Year 93 (c. AD 537) The Strife of Camlann in which Arthur and Medraut fell [and there was death in Britain and in Ireland.] Text in brackets not in MSS. B or C.
Year 129 (c. AD 573) The Battle of Arfderydd (Armterid, A; Erderit, B; Arderit, C) [between the sons of Elifer, and Guendoleu son of Keidau; in which battle Guendoleu fell; and Merlin (Merlinus) went mad.] Text in brackets found only in MS. B.


  • Brett, Caroline, 1988 'The Prefaces of Two Late Thirteenth-century Welsh Latin Chronicles', Bulletin of the Board of Celtic Studies 35, pp.64-73.
  • Dumville, David N., 1972-74 'Some aspects of the chronology of the Historia Brittonum', Bulletin of the Board of Celtic Studies 25, pp.439-445.
  • Dumville, David N., 1977 'Sub-Roman Britain: history and legend', History 62, pp.173-192.
  • Dumville, David N., 1977/8 'The Welsh Latin annals', Studia Celtica 12/13, pp.461-467 (review of Hughes 1974)
  • Dumville, David N., 1984 'When was the 'Clonmacnoise Chronicle' created? The evidence of the Welsh annals', in Grabowski K. & Dumville D.N., 1984 Chronicles and Annals of Mediaeval Ireland and Wales: The Clonmacnoise-group of texts, Boydell, pp.209-226.
  • Dumville, David N. (ed, and trans.), 2002 'Annales Cambriae, A.D. 682-954: Texts A-C in Parallel', Department of Anglo-Saxon, Norse and Celtic, University of Cambridge.
  • Dumville, David N. 2004 ' Annales Cambriae and Easter', in The Medieval Chronicle III, Rodopi, Amsterdam & New York.
  • Hughes, Kathleen, 1974 'The Welsh Latin chronicles: Annales Cambriae and related texts', in (1980) Celtic Britain in the Early Middle Ages, Boydell, pp.67-85.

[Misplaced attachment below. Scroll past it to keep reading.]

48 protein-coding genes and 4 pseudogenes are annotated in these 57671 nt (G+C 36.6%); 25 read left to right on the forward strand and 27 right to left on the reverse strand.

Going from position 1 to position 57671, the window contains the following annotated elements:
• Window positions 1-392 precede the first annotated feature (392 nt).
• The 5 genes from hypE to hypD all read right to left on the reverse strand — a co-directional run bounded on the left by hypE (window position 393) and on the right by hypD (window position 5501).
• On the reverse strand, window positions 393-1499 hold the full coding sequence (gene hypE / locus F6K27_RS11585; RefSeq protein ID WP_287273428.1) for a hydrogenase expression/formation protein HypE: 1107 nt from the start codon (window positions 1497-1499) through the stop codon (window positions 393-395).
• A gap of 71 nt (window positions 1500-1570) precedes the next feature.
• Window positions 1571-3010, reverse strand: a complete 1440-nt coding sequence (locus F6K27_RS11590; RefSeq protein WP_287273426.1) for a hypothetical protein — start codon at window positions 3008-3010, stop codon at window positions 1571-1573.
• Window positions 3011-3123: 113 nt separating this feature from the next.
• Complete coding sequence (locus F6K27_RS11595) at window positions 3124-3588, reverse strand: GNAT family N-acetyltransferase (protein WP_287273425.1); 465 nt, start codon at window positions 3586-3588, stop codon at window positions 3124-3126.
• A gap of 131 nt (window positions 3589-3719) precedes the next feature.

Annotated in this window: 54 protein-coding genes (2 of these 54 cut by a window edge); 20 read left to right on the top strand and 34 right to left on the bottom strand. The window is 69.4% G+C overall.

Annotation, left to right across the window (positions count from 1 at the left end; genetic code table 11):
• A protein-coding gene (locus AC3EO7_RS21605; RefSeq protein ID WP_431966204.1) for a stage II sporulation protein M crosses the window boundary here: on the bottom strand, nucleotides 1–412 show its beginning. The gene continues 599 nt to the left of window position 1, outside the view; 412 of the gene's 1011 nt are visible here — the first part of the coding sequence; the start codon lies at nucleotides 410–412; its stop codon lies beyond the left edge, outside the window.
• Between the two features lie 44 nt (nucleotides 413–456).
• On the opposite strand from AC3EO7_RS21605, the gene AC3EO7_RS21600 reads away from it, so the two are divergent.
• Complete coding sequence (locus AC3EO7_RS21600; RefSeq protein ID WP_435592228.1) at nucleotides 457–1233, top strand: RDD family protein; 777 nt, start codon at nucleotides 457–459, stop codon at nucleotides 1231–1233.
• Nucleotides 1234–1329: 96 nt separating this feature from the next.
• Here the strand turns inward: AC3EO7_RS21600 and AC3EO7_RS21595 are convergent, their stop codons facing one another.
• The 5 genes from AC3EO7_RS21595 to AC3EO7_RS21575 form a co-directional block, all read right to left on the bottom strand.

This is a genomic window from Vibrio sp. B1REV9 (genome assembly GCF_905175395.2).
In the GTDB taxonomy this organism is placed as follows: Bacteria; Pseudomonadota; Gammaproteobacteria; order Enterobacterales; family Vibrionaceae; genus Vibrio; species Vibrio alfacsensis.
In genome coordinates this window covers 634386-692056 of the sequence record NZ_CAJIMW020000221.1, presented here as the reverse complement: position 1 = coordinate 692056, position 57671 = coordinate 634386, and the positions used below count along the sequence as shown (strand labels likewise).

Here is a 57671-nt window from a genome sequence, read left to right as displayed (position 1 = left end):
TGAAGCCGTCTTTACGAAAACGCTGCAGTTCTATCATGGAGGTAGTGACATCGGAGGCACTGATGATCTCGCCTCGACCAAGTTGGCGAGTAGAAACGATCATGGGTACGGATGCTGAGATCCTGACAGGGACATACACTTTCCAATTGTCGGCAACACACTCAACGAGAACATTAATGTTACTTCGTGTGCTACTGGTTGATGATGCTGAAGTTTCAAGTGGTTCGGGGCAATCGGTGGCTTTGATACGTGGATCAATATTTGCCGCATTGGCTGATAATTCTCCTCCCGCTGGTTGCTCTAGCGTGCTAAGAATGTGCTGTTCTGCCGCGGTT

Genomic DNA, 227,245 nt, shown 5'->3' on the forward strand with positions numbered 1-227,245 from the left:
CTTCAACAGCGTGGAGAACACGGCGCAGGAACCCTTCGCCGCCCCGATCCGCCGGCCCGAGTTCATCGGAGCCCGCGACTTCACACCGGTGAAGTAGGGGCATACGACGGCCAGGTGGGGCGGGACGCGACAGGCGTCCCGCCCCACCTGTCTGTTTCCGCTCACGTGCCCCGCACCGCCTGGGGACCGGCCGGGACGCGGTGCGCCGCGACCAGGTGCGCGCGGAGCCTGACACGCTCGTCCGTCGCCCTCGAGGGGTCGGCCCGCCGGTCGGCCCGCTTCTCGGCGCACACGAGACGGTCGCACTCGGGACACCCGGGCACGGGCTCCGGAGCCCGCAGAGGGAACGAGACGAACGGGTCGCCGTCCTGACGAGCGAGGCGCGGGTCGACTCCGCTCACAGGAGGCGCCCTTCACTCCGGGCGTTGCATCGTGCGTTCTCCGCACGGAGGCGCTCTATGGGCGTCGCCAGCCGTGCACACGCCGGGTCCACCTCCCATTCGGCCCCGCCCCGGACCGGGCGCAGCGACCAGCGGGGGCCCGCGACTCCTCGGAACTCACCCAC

• Hughes, Kathleen, 1980 'The A-text of Annales Cambriae', in Celtic Britain in the Early Middle Ages, Boydell, pp.86-100
  • Miller, Molly, 1975 'The Commanders at Arthuret', Transactions of the Cumberland and Westmorland Archaeological and Antiquarian Society, New Series, 75, pp.96-118.
  • Miller, Molly, 1977/8 'Date-Guessing and Dyfed', Studia Celtica 12/13, pp.33-61.
  • Miller, Molly, 1979 'The disputed historical horizon of the Pictish king-lists', Scottish Historical Review, 58, pp.1-34.
  • +Miller, Molly, 2004 'Final stages in the construction of the Harleian Annales Cambriae: the evidence of the framework' in The Journal of Celtic Studies JCS 4, Brepols.
  • Phillimore, Egerton (ed.), 1888 'The Annales Cambriae and Old Welsh Genealogies from Harleian MS. 3859', Y Cymmrodor 9 (1888) pp.141-183.
  • Remfry, P.M., Annales Cambriae. A Translation of Harleian 3859; PRO E.164/1; Cottonian Domitian, A 1; Exeter Cathedral Library MS. 3514 and MS Exchequer DB Neath, PRO E (ISBN 1-899376-81-X)
  • Williams (ab Ithel), John, ed. (1860), Annales Cambriae (444 – 1288), London: Longman, Green, Longman, and Roberts,  
  • Wiseman, Howard, 2000 'The derivation of the date of Badon in the Annales Cambriae from Bede and Gildas' Parergon 17.2, pp.1-10.
  • Wiseman, Howard, 2002 'The derivation of the date of the Arthurian entries in the Annales Cambriae from Bede and Gildas' Vortigern Studies website

See also

External links

  • An English translation of the original annals (combining text from MSS. A, B & C for the period from the mid 5th to the late 10th centuries) can be found here.